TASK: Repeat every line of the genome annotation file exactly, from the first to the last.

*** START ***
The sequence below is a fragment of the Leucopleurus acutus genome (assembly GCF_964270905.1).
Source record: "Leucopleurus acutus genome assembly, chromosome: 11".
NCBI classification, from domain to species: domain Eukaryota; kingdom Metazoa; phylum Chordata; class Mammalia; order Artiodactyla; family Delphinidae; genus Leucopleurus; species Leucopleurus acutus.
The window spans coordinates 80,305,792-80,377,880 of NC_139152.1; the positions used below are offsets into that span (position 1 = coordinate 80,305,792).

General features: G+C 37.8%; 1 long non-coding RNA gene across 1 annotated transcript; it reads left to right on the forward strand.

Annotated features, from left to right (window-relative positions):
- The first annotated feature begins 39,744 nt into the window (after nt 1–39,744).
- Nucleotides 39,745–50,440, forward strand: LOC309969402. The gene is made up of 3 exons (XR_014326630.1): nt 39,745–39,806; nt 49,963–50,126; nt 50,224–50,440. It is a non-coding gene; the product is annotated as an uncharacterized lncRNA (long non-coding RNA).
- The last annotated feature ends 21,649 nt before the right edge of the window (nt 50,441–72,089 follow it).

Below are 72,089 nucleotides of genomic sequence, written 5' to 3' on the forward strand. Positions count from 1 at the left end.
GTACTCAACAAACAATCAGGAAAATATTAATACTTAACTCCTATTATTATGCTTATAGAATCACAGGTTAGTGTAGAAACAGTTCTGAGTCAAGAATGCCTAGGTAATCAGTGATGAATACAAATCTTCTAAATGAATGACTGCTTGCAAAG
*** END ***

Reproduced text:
The sequence below is a fragment of the Leucopleurus acutus genome (assembly GCF_964270905.1).
Source record: "Leucopleurus acutus genome assembly, chromosome: 11".
NCBI classification, from domain to species: domain Eukaryota; kingdom Metazoa; phylum Chordata; class Mammalia; order Artiodactyla; family Delphinidae; genus Leucopleurus; species Leucopleurus acutus.
The window spans coordinates 80,305,792-80,377,880 of NC_139152.1; the positions used below are offsets into that span (position 1 = coordinate 80,305,792).

General features: G+C 37.8%; 1 long non-coding RNA gene across 1 annotated transcript; it reads left to right on the forward strand.

Annotated features, from left to right (window-relative positions):
- The first annotated feature begins 39,744 nt into the window (after nt 1–39,744).
- Nucleotides 39,745–50,440, forward strand: LOC309969402. The gene is made up of 3 exons (XR_014326630.1): nt 39,745–39,806; nt 49,963–50,126; nt 50,224–50,440. It is a non-coding gene; the product is annotated as an uncharacterized lncRNA (long non-coding RNA).
- The last annotated feature ends 21,649 nt before the right edge of the window (nt 50,441–72,089 follow it).

Below are 72,089 nucleotides of genomic sequence, written 5' to 3' on the forward strand. Positions count from 1 at the left end.
GTACTCAACAAACAATCAGGAAAATATTAATACTTAACTCCTATTATTATGCTTATAGAATCACAGGTTAGTGTAGAAACAGTTCTGAGTCAAGAATGCCTAGGTAATCAGTGATGAATACAAATCTTCTAAATGAATGACTGCTTGCAAAG